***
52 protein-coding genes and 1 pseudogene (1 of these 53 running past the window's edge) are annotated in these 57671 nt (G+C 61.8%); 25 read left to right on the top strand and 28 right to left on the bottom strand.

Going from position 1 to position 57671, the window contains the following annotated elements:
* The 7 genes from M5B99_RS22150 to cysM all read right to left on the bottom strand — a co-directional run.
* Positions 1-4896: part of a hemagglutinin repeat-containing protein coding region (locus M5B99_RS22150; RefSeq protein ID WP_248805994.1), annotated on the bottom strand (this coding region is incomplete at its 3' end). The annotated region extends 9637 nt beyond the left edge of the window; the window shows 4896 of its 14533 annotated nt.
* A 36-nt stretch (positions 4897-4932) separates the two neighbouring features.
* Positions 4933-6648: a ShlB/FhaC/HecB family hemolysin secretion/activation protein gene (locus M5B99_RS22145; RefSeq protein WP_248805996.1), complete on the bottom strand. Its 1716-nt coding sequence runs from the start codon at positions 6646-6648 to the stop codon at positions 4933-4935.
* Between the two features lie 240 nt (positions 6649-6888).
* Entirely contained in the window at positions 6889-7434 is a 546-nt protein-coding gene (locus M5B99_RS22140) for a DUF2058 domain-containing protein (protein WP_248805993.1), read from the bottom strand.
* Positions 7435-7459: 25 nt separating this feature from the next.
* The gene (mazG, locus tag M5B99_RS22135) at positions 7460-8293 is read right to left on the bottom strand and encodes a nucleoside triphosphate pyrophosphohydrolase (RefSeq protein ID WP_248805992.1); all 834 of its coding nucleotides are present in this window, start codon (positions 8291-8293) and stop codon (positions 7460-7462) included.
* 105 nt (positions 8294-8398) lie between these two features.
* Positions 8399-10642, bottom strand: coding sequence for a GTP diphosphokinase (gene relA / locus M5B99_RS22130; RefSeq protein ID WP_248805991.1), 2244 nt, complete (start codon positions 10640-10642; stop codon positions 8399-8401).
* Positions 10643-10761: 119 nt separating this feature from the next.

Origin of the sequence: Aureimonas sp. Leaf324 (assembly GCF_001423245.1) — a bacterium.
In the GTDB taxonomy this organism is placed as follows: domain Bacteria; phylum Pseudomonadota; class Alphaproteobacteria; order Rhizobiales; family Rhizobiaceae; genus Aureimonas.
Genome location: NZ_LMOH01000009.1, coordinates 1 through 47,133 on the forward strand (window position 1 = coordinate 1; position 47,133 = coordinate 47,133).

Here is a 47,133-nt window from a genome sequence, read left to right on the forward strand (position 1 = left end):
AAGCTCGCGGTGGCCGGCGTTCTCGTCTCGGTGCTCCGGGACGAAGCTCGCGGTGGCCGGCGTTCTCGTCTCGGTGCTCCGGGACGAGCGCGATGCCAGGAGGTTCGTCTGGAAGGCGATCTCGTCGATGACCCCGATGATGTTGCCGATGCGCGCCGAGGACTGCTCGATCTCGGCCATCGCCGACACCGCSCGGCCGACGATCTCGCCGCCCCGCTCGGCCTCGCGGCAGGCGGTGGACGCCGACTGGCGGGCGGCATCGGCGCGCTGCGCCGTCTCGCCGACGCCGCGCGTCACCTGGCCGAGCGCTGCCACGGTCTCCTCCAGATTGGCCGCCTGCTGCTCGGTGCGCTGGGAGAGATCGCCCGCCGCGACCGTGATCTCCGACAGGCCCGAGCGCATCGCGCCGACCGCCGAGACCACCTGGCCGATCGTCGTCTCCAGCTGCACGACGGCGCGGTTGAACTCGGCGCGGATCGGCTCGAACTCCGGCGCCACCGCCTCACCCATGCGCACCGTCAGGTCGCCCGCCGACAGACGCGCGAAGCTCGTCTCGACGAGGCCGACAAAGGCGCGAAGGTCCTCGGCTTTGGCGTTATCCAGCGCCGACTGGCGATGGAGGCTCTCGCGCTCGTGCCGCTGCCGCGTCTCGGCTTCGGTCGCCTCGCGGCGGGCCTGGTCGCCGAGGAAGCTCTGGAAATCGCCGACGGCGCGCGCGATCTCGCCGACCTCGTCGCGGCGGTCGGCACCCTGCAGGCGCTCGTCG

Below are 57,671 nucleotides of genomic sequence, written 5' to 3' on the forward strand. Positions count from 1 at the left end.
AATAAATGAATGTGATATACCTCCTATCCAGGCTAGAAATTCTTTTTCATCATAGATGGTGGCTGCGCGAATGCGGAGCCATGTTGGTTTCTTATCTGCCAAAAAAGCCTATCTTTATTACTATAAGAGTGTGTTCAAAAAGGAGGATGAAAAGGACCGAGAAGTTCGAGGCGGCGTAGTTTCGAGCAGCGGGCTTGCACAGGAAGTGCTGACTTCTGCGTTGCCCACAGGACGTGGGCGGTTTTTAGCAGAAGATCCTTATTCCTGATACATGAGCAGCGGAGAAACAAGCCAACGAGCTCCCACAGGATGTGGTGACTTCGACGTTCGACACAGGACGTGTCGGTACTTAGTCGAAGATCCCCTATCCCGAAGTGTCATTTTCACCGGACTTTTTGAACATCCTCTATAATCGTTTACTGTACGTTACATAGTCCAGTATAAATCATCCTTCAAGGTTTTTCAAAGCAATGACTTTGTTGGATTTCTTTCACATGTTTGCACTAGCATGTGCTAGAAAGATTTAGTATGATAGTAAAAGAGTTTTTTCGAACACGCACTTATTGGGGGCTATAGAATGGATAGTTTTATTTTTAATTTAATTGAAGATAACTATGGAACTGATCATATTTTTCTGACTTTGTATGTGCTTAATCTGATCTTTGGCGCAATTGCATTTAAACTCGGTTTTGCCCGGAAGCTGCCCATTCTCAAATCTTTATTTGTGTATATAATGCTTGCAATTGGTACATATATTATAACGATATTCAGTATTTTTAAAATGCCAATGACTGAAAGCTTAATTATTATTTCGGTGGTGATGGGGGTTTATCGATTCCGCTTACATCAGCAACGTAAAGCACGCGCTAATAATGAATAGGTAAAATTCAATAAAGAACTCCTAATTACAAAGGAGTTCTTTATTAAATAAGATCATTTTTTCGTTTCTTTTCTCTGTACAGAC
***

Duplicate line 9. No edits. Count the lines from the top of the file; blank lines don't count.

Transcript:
* Positions 7435-7459: 25 nt separating this feature from the next.